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Originally published July 20, 2014 at 4:11 PM | Page modified July 21, 2014 at 10:08 PM

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Fernando Rodney, Mariners blow game to Angels, 6-5

Mariners closer Fernando Rodney raises the Angels’ ire by doing his traditional celebration of pulling an imaginary arrow out of a quiver and firing — this time at the Angels’ dugout — at the end of the eighth inning.

Seattle Times staff reporter

Monday

N.Y. Mets @ Mariners, 7:10 p.m., ROOT Sports

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ANAHEIM, Calif. — Maybe shooting an imaginary arrow at the Angels dugout when you have just a one-run lead and still have to face Mike Trout and Albert Pujols in the bottom of the ninth inning isn’t the best idea.

The Mariners found out why in a painful 6-5 walkoff loss on Sunday at Angels Stadium.

Up 5-4, Mariners closer Fernando Rodney was called on for a five-out save to secure the win and a series win for Seattle. He failed do so while putting himself in the middle of a firestorm thanks to an imaginary arrow.

Yes, an arrow.

After getting the final two outs of the eighth inning and stranding a runner on first base, Rodney broke out his traditional ninth-inning celebration of pulling out an imaginary arrow out of a quiver and firing it. But instead of in the air, this one was at the Angels dugout.

Why would he do such a thing? Did he think it was the ninth inning?

“I didn’t see that so I don’t know,” said manager Lloyd McClendon. “So that’s a question you have to ask him.”

When asked, Rodney was matter of fact in his response.

“I did it for the fans,” he said. “When I came out, they booed me. I did that for them. It’s part of the game.”

Well, baseball purists might disagree with that last sentiment. But Rodney said it wasn’t aimed at Angels manager Mike Scioscia. The two had their disagreements when he was a reliever for Scioscia in 2010 and 2011.

“No, I’m friends with everyone,” he said.

Regardless of intent or aim, the premature celebration didn’t go unnoticed by the Angels players.

In the ninth inning when Rodney walked Trout and Pujols doubled to right field to score him from first base, the ensuing celebration was obvious and predictable. Pujols pulled his own imaginary arrow and fired it at the celebrating Angels dugout and Trout grabbed his own arrow and fired one back at Pujols.

“It was spur of the moment,” Trout said. “It’s baseball. We’re having fun. It was a pretty exciting inning.”

Rodney said he didn’t see Pujols and Trout’s mimicry.

“They did?” he said. “They got emotional, maybe. They beat me. That’s all right. That’s why they did that, I think. I’ll have to check the video.”

Pujols had been waiting a long time to mimic Rodney.

“I’ve known him for 15 years,” Pujols said. “I told him I would do that to him one day.”

Trout hung out with Rodney at the All-Star Game last week and laughed about the situation.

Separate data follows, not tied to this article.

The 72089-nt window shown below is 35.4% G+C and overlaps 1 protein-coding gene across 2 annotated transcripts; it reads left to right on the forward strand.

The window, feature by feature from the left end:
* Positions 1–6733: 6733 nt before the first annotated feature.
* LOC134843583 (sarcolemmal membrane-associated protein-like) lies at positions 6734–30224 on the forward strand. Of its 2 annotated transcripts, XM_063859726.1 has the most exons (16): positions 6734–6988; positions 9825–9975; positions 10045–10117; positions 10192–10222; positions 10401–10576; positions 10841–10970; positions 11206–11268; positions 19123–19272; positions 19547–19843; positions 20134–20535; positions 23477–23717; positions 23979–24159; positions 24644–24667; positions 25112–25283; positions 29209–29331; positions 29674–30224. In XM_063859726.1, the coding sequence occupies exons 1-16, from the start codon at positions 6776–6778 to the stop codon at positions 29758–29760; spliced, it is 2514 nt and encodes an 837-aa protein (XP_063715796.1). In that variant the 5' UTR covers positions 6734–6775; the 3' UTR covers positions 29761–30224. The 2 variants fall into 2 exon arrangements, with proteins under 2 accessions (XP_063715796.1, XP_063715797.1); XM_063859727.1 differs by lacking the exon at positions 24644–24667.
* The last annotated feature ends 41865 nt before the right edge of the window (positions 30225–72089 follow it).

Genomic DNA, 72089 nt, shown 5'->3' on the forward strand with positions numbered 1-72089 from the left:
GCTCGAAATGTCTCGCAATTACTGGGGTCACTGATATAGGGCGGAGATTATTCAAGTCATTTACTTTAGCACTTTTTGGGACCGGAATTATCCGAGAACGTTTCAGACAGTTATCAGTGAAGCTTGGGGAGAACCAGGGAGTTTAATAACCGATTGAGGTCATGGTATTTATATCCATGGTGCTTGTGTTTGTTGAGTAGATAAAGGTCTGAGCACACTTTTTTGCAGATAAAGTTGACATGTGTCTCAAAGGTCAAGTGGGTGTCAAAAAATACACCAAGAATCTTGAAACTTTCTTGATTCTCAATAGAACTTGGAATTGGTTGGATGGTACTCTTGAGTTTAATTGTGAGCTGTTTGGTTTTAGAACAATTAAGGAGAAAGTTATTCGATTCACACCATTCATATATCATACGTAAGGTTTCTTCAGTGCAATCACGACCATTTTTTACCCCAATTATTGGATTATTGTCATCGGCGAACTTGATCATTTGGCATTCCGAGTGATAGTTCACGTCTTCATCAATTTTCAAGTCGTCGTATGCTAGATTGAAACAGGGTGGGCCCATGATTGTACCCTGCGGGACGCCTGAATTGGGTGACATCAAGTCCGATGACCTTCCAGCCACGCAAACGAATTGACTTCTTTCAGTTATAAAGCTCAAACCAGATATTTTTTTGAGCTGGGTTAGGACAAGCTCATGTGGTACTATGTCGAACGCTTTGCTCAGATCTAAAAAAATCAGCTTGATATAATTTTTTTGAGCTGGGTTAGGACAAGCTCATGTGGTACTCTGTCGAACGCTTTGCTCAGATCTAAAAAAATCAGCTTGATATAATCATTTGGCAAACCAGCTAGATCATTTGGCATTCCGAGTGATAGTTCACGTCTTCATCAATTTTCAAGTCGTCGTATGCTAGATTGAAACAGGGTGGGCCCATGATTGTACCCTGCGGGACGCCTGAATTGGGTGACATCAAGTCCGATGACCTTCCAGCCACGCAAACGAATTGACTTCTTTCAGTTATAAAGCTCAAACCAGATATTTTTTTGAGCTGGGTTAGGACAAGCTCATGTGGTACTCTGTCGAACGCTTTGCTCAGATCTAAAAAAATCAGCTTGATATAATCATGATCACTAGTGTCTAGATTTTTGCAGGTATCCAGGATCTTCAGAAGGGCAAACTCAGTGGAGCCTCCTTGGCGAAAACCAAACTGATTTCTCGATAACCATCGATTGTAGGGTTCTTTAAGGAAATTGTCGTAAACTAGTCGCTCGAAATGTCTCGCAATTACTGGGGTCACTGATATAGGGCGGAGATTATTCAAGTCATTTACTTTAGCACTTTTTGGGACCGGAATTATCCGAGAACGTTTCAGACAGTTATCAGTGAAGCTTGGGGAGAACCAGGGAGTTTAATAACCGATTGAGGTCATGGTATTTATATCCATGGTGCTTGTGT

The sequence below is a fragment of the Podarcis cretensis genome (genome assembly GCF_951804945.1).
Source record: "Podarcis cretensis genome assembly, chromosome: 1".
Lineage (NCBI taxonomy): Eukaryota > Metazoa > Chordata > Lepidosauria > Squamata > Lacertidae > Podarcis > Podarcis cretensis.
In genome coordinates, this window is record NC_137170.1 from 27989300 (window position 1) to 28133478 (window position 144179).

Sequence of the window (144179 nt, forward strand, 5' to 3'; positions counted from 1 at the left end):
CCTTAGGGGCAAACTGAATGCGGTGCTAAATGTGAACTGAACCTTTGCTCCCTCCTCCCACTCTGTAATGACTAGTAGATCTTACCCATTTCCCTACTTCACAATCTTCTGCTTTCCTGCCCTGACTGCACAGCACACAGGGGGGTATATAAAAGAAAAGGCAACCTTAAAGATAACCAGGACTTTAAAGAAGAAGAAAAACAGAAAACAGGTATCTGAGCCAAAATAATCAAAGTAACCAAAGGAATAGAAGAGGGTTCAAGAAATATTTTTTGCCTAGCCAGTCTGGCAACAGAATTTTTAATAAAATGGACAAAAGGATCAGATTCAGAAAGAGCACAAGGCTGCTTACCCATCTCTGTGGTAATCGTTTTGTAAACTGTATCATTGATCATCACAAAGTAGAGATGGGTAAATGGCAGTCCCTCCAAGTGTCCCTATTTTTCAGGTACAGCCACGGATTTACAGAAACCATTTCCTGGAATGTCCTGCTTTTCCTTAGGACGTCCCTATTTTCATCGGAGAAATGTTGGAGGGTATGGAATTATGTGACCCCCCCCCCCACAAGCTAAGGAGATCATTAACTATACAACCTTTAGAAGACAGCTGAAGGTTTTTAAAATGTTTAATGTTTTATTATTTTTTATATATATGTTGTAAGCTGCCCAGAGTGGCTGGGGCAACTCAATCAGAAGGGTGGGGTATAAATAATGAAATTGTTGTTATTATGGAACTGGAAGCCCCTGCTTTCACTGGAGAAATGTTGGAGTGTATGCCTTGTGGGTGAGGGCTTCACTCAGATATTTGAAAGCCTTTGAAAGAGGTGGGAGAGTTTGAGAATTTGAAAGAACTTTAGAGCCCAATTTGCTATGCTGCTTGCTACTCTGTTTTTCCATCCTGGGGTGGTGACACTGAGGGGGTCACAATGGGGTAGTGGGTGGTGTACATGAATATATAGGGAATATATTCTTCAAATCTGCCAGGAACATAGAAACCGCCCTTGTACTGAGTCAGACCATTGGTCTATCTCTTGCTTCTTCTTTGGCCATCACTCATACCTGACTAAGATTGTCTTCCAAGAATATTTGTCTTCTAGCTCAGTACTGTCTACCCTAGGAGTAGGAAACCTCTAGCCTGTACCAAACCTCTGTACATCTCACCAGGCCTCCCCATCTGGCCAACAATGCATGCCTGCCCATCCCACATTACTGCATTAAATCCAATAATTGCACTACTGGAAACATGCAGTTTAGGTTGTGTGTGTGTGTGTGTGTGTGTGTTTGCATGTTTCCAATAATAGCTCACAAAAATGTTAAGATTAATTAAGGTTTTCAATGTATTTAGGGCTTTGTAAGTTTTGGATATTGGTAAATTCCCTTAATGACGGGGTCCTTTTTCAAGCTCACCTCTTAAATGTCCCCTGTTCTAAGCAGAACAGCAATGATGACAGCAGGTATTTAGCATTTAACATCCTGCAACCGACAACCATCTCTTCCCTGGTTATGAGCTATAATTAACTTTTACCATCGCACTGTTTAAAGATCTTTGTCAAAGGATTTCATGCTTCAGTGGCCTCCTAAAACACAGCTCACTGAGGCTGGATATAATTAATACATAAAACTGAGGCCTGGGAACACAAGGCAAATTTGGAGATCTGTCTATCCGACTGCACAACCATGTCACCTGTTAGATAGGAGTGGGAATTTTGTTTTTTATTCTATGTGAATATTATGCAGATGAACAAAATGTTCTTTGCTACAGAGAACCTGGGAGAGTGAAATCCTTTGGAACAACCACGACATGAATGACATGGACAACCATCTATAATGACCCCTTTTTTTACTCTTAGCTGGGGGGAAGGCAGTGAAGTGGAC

“We’re cool for sure,” he said. “Like I keep saying, Rodney is Rodney. He’s a funny guy. No hard feelings. He’s out there competing. We’re competing against him. Just one of the times we finally got him.”

Of course, the array of arrows didn’t actually decide the win. It looked like Rodney might somehow escape any more oncoming make-believe projectiles when he got David Freese to ground into a 6-2-3 double play with the bases loaded. The Mariners intentionally loaded the bases with two outs, but Grant Green singled up the middle to score the winning run.

Arrows or not, getting a five-out save with Trout, Pujols and Josh Hamilton starting the ninth would’ve been difficult. McClendon’s bullpen was so depleted after 28 innings in the previous two games that he had no other choice.

“We did what we had to do,” he said.

It almost worked.

“I stayed with it,” Rodney said. “I kept throwing strikes. I thought I made a good pitch and got the ground ball but we didn’t get the out. That’s part of the game. Tomorrow is another day.”

“It’s a tough loss, but we move on,” McClendon said. “We’ve had a lot of tough losses. This certainly isn’t one we are going to dwell on.”

Seattle jumped all over Angels starter Tyler Skaggs in the first inning. Kyle Seager blasted his 16th homer of the season, a solo shot to right field. The Mariners tacked on two more runs. Corey Hart blooped an RBI single into center field just out of the reach of a diving Trout. Dustin Ackley followed with a single to left to score another run.

Chris Young couldn’t quite make the 3-0 lead hold up. He gave a run right back in the first inning on an RBI double from Hamilton. In the third inning, Kole Calhoun and Trout hit back-to-back homers to tie the score at 3-3.

The Mariners scored twice in the seventh and Howie Kendrick singled in Trout to make it 5-4.

Joe Beimel started the eighth inning but gave up a single to Efren Navarro. He came back to get Green to fly out to right field. McClendon then called on Rodney, who struck out pinch-hitter Chris Iannetta and got Kole Calhoun to fly out to end the inning.

It was all arrows after that.

Blown saves
Mariners closer Fernando Rodney has 27 saves this year, with three blown saves and four losses. A look at his blown saves:
GameLineResult
April 16 @ Texas0.2 IP, 2 hits, 2 runs L, 3-2
May 13 vs. Tampa Bay0.2 IP, 4 hits, 2 runsL, 2-1
July 20 @ L.A. Angels1.1 IP, 3 hits, 2 runsL, 6-5
Note: Rodney had converted 16 straight save opportunities.
AL wild-card standings
The top two wild-card teams play each other in a one-game playoff.
TeamRecordGms back
Angels59-38
Mariners52-46
Yankees50-471.5
Blue Jays51-481.5
Indians50-482
Royals 48-493.5

Ryan Divish: 206-464-2373 or rdivish@seattletimes.com. On Twitter @RyanDivish

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